Life changed drastically again for Douglas when he was sent back to the plantation to work for Thomas Auld. Hugh Auld's brother (45). Away from the city of Baltimore, Douglas was forced to contend with the harsh realities of plantation slavery. He describes the reality of plantation life as tenfold harsher than he could remember it from seven years earlier. His new master, Thomas was also the worst he had to live under. By a long shot. Douglas (45-46) describes Thomas as a mean man, who was not only creative with his meanness but also reputed as the meanest of all slaveowners in his locality. Slaves often spent entire days in the plantation work. As such, it was customary for slaveowners to feed their slaves as best as they could. However, Thomas was not particularly fond of feeding his slaves. Instead, he used food as a tool of control. Thomas only allowed his four slaves to feed, "less than a half of a bushel of corn-meal per week, and very little else, either in shape of meat or vegetables" (45-46). This was far from what the slaves required to sustain themselves from the backbreaking work in the plantation. As such, Douglas and his compatriots were forced to steal and beg from the plantation's neighbors. Despite their desolate plight, if caught in the act they were liable to receive a brutal whipping that would leave them healing for days (49). Thomas would, however, reward the most pliable slaves with food and housework away from the field to the chagrin of other slaves. According to Douglas, there was nothing else comparable to such treatment that divided and broke down slaves as Thomas's food policies.

Douglas became hopeful that Thomas Auld's religious awakening would tone down his cruelty. He especially hoped that a pious Auld would become more merciful and less cruel. However, as elaborated, religion only affirmed and emboldened Thomas in administering his authority as a slave-owner (47). For instance, the scripture only accorded Thomas justification for even unspeakable and bloody cruelties on his slaves. For instance, to justify whipping a young woman until she bled Thomas would quote the scripture in such passages as, "He that knoweth his master's will and doeth it not, shall be beaten with many stripes" (48). As such, not even the merciful teachings of Christianity would help make slavery humane or right.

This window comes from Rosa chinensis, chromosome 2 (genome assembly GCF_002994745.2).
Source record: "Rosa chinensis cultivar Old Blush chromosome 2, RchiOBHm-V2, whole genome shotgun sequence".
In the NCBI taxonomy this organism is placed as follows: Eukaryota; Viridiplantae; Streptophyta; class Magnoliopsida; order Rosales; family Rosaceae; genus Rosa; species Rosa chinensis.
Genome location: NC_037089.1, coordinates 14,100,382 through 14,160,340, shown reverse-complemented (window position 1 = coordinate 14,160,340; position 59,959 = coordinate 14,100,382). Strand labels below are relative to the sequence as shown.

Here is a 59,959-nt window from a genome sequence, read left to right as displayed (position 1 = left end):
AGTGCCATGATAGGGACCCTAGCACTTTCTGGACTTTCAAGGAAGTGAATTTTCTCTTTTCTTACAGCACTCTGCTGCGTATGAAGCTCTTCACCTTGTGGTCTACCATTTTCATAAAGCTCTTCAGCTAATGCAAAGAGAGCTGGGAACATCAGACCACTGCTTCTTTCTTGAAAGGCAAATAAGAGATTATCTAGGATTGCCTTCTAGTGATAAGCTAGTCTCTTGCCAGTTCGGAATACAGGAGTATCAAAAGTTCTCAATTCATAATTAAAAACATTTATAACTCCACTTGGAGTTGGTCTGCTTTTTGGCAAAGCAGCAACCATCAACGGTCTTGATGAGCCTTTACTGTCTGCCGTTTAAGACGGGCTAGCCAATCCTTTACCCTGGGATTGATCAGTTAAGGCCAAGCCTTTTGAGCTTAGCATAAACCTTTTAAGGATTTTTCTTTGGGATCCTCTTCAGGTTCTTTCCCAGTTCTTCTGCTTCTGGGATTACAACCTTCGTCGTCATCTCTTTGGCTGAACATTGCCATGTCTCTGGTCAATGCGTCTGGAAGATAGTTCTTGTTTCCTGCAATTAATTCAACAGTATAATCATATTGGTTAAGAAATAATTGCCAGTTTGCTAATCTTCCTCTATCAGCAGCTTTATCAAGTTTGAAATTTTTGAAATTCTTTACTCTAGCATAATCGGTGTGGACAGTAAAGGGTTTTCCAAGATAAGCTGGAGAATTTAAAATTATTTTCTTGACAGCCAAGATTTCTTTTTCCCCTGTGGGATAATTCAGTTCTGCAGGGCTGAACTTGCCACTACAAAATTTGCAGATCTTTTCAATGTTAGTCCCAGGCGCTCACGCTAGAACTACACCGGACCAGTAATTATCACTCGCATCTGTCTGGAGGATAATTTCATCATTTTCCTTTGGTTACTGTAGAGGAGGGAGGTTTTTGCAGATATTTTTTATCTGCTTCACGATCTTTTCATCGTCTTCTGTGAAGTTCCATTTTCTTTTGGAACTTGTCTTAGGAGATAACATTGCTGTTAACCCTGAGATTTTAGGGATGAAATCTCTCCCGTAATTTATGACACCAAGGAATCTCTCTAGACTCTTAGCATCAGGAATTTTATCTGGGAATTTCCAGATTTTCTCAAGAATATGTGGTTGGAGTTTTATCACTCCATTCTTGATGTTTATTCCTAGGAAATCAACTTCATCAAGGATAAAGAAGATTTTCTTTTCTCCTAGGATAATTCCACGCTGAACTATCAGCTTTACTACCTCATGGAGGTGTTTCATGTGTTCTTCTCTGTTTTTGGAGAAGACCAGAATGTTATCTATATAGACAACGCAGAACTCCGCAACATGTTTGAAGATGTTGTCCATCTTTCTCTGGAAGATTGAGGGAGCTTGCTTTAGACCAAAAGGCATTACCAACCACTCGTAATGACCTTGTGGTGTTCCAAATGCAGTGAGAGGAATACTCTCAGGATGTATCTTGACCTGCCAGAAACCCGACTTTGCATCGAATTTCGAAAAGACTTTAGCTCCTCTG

In conclusion, Slavery was wrong. That's because everything that came into contact with it; irrespective of its prior goodness or niceness, turned cruel, animalistic, and brutal. This is evident in Mrs. Sophia Auld's case whereby she becomes even crueler than her husband after Douglas becomes her slave. Throughout his life as a slave, Douglas is treated with unspeakable cruelty and is beneath even compares himself to pack animals like horses right at the beginning of his narratives. As such, slavery was wrong as an institute and nothing would help justify, or make it right.

Work Cited

Douglass, Frederick. Narrative of the Life of Frederick Douglass an American Slave. Boston: Anti-Slavery Office. 1845.

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Gates Frederick Douglas Slave Narrative Essay. (2022, Sep 26). Retrieved from